André Steiner, Man Ray, Jean Painlevé… there are numerous photographers who immortalized the ocean, whether from a distance or up-close. An exhibition in Le Havre, France, allows us to discover this facet of their work alongside paintings and sculptures on the same theme.
The relationship between the depths of the ocean and photography go back to the work of Anna Atkins in 1845. The photographer did not take any underwater images since, at the time, waterproof casing had not been invented yet. But she wanted to capture what came out of the ocean, what was spewed out by the waves, namely seaweed. In order to do that, she used the cyanotype process, that is, placed a seaweed branch directly on paper then exposed it to the sun throughout the day, before lifting the branch to find in its place the shape traced in white. Her moving photographs of an element from as yet unknown world inspired followers to continue the exploration.
In 1893, a revolution took place in this area. Following five years of trial-and-error and research, the biologist Louis Boutan produced the first waterproof case, which could house a camera, allowing him to dive with it. Encouraged by his success, Boutan photographed anemones and even had fun photographing himself in his diving suit.
Fifty years later, Philippe Halsman similarly played with a waterproof camera. Accompanied by his friend Jean Painlevé, he was part of a group of amateur divers, nicknamed “the underwater club,” who indulged in silly portraits: two men enjoying appetizers, another biking, all that at the bottom of a swimming pool.
Water soon became a fashionable theme. For the surrealists, it symbolized exploration of the five senses and the idea of the unconscious. The enigmatic world of the ocean deep reflected the obscure part of the human brain. Water is, in the first place, the matter of desire. From it emerged Venus, the goddess of love. In the 1930s, photographers were fascinated by this theme. Rogi André captured the sensuous movement of a nymph who seems to wed the languorous roll of a wave. Man Ray photographed a female figure filtered through an aquarium. Brassaï made small sculptures of mermaids, while Serge de Sazo did portraits of two nude female bathers. Anything goes since André Breton’s 1934 essay on “convulsive beauty” published in the magazine Minotaur. The poet had joined the photographers in doing anything and everything, as long as the driving force was search for beauty.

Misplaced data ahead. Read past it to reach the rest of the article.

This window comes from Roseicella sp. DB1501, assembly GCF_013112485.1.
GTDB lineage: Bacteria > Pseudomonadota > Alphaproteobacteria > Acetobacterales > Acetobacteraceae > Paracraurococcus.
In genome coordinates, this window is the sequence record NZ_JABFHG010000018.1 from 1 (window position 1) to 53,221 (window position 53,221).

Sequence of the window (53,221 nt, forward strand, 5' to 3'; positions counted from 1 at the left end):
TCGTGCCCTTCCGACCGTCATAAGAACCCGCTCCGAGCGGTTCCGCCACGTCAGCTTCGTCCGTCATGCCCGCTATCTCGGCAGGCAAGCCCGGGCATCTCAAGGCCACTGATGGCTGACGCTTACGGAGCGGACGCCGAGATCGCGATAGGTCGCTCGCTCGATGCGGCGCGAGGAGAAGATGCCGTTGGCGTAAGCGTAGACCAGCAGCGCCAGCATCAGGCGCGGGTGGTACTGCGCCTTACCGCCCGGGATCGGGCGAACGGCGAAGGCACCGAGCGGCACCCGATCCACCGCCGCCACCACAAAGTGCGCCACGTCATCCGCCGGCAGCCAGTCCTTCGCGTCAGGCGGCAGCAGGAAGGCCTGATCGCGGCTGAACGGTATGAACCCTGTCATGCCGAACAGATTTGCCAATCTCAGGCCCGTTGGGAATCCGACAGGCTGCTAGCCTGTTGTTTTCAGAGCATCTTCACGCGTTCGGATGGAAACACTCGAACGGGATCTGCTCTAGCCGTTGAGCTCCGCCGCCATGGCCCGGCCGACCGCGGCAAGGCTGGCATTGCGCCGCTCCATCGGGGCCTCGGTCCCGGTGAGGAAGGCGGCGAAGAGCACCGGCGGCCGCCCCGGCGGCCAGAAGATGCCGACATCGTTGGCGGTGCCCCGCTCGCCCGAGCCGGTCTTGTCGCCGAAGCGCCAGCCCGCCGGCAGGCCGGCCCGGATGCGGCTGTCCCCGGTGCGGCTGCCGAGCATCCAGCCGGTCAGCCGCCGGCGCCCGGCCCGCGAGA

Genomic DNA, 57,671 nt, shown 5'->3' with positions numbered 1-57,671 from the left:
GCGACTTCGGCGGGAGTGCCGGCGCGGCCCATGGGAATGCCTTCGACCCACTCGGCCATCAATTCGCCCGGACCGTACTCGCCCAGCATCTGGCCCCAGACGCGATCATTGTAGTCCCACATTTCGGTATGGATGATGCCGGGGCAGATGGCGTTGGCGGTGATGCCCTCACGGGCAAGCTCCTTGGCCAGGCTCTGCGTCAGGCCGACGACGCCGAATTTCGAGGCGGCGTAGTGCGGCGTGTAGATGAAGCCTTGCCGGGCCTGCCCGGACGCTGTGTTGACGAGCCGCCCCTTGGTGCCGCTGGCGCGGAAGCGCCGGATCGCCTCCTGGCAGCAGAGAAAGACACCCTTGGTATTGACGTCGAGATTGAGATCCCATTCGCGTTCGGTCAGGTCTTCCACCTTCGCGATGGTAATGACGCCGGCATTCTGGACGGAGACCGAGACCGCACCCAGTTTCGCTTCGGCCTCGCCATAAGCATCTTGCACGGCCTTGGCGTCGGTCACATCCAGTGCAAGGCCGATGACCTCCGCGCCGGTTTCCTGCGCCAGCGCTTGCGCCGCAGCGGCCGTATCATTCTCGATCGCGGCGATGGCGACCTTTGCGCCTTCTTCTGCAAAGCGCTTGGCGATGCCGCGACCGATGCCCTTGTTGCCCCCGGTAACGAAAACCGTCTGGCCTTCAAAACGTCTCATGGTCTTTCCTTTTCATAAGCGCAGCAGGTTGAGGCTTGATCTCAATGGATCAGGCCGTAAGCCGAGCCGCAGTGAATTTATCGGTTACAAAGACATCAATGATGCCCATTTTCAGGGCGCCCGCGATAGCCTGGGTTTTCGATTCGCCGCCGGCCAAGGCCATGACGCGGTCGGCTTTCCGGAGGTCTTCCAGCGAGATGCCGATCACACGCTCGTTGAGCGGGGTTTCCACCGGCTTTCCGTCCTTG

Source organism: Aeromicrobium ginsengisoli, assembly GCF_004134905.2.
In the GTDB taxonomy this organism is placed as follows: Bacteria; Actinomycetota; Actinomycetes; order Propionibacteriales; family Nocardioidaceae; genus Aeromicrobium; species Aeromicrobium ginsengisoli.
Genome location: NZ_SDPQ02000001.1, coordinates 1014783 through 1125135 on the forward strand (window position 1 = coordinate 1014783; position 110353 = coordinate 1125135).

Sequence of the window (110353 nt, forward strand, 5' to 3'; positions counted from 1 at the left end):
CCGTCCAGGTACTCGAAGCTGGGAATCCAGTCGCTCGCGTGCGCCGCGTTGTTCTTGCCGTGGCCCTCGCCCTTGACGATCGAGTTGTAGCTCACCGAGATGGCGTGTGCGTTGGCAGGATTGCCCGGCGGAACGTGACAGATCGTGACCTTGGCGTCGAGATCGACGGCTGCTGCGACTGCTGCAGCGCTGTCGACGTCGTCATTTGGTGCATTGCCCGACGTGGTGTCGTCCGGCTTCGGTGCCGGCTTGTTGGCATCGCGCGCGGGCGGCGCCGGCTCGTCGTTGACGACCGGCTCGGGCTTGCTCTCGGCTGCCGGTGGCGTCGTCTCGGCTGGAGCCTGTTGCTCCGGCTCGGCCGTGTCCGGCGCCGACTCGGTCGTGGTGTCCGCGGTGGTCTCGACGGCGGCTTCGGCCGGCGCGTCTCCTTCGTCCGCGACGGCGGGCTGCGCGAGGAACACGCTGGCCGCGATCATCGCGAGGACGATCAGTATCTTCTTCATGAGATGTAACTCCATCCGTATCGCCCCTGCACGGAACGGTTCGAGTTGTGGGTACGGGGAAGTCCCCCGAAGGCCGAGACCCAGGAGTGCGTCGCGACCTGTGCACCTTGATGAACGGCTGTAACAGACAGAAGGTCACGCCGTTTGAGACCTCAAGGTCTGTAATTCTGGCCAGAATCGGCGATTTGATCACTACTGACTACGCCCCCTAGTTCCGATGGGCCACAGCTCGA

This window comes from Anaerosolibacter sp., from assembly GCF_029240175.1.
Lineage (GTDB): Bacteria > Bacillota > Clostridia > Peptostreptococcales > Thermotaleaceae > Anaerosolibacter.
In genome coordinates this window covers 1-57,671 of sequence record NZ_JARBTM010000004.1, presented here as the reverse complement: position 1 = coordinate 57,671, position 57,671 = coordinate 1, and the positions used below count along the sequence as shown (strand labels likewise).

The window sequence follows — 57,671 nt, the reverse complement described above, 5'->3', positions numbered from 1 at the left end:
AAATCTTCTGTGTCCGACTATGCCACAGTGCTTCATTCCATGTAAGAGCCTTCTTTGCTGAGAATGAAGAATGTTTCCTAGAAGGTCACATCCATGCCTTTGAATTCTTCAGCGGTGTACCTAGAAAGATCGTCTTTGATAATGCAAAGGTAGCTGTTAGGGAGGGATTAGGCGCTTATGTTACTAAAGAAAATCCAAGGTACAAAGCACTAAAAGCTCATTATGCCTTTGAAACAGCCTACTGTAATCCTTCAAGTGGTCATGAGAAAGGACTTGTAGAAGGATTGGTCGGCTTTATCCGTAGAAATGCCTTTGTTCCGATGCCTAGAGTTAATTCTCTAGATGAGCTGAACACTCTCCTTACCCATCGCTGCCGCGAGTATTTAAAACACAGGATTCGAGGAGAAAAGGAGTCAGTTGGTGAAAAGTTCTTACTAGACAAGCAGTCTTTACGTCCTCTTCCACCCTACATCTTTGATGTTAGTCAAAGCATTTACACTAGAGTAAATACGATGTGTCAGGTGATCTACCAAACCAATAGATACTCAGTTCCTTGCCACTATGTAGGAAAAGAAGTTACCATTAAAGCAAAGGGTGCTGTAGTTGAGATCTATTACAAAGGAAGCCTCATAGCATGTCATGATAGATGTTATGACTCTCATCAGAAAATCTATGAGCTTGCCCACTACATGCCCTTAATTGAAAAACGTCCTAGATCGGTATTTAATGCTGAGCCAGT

The sea, however, is not just a soft pool where nymphs, mermaids, and other water sprites come to splash around. It is also home to monsters, contorted and uncannily shaped creatures. One photographer excelled in this domain: Jean Painlevé. Both a filmmaker and a marine biologist, he photographed like no one else the savage beauty of sea fauna: here, the bust of a seahorse, there the tentacle of an octopus, and over there a lobster’s claw. Jean Painlevé enjoyed the play of forms and deliberately imbued the whole with a sense of the uncanny. The lobster claw, for example, is placed in such a way that it brings to mind a sorcerer’s crooked nose. On occasion, Jean Painlevé would take the observation of details to the extreme: he would photograph the “reproductive pouch of a seahorse” or “the respiratory plume of a fan worm.”
These scientific experiments — Jean Painlevé photographed most of the marine creatures in an aquarium in order to be able to use optimal lighting — find their counterpart in photographic experimentation. Jacques André Boiffard, Raoul Ubac, and André Steiner attempted to foreground the very material of the photographic film. Through the use of the photogram they discovered a new territory, a bizarre microcosm reminiscent of deep-sea motifs. This is true of the photograph by Boiffard which brings to mind the tentacle of an octopus or the image suggestive of the jagged outline of a seahorse.
The work of one contemporary photographer who searched for such forms underwater is shown at the end of the exhibition. Nicolas Floc’h immortalizes the seabed as it is today. A professional diver, he uncovers surprising tableaus, which emerge from the ocean depths. We find him strolling through a forest of giant algae off the island of Ushant or among the coral reefs sustained by the ocean current Kuroshio in Japan. At a time when the oceans are more polluted than ever, and yet still underexplored and filled with wonder, he brings to the surface novel landscapes, lively and colorful even while barren and endangered.
Jean-Baptiste Gauvin is a Paris-based journalist, author, and stage director.
May 5 to September 9, 2018
The André Malraux Museum of Modern Art
2 Boulevard Clemenceau
76600 Le Havre